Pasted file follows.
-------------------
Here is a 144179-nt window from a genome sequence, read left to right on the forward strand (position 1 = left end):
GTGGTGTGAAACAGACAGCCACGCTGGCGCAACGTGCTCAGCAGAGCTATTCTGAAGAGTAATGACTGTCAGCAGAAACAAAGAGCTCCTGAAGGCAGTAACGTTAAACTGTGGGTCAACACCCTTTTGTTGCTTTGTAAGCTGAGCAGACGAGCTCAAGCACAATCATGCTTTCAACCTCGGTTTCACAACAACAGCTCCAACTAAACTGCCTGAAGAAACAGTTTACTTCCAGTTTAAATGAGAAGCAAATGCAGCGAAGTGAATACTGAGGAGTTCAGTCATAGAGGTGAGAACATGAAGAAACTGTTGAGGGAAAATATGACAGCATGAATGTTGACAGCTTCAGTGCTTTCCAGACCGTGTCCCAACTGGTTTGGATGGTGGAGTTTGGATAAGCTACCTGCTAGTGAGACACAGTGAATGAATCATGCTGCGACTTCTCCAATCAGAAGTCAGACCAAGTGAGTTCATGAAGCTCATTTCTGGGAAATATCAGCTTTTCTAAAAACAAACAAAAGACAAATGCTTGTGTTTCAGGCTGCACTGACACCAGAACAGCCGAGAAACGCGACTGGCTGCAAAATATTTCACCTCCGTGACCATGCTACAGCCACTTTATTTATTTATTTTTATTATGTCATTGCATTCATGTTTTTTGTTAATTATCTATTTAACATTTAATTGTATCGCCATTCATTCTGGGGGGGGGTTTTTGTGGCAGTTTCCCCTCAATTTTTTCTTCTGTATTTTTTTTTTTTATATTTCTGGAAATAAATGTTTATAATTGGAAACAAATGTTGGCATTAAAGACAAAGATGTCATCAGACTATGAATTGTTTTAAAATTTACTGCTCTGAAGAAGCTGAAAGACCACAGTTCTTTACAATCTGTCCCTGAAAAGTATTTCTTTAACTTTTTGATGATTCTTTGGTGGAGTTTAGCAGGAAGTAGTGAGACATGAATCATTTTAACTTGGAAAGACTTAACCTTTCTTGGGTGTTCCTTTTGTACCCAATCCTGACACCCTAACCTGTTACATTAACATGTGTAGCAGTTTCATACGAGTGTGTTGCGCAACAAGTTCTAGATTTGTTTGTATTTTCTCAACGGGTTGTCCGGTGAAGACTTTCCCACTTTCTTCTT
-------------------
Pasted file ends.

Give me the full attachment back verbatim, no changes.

Here is a 144179-nt window from a genome sequence, read left to right on the forward strand (position 1 = left end):
GTGGTGTGAAACAGACAGCCACGCTGGCGCAACGTGCTCAGCAGAGCTATTCTGAAGAGTAATGACTGTCAGCAGAAACAAAGAGCTCCTGAAGGCAGTAACGTTAAACTGTGGGTCAACACCCTTTTGTTGCTTTGTAAGCTGAGCAGACGAGCTCAAGCACAATCATGCTTTCAACCTCGGTTTCACAACAACAGCTCCAACTAAACTGCCTGAAGAAACAGTTTACTTCCAGTTTAAATGAGAAGCAAATGCAGCGAAGTGAATACTGAGGAGTTCAGTCATAGAGGTGAGAACATGAAGAAACTGTTGAGGGAAAATATGACAGCATGAATGTTGACAGCTTCAGTGCTTTCCAGACCGTGTCCCAACTGGTTTGGATGGTGGAGTTTGGATAAGCTACCTGCTAGTGAGACACAGTGAATGAATCATGCTGCGACTTCTCCAATCAGAAGTCAGACCAAGTGAGTTCATGAAGCTCATTTCTGGGAAATATCAGCTTTTCTAAAAACAAACAAAAGACAAATGCTTGTGTTTCAGGCTGCACTGACACCAGAACAGCCGAGAAACGCGACTGGCTGCAAAATATTTCACCTCCGTGACCATGCTACAGCCACTTTATTTATTTATTTTTATTATGTCATTGCATTCATGTTTTTTGTTAATTATCTATTTAACATTTAATTGTATCGCCATTCATTCTGGGGGGGGGTTTTTGTGGCAGTTTCCCCTCAATTTTTTCTTCTGTATTTTTTTTTTTTATATTTCTGGAAATAAATGTTTATAATTGGAAACAAATGTTGGCATTAAAGACAAAGATGTCATCAGACTATGAATTGTTTTAAAATTTACTGCTCTGAAGAAGCTGAAAGACCACAGTTCTTTACAATCTGTCCCTGAAAAGTATTTCTTTAACTTTTTGATGATTCTTTGGTGGAGTTTAGCAGGAAGTAGTGAGACATGAATCATTTTAACTTGGAAAGACTTAACCTTTCTTGGGTGTTCCTTTTGTACCCAATCCTGACACCCTAACCTGTTACATTAACATGTGTAGCAGTTTCATACGAGTGTGTTGCGCAACAAGTTCTAGATTTGTTTGTATTTTCTCAACGGGTTGTCCGGTGAAGACTTTCCCACTTTCTTCTT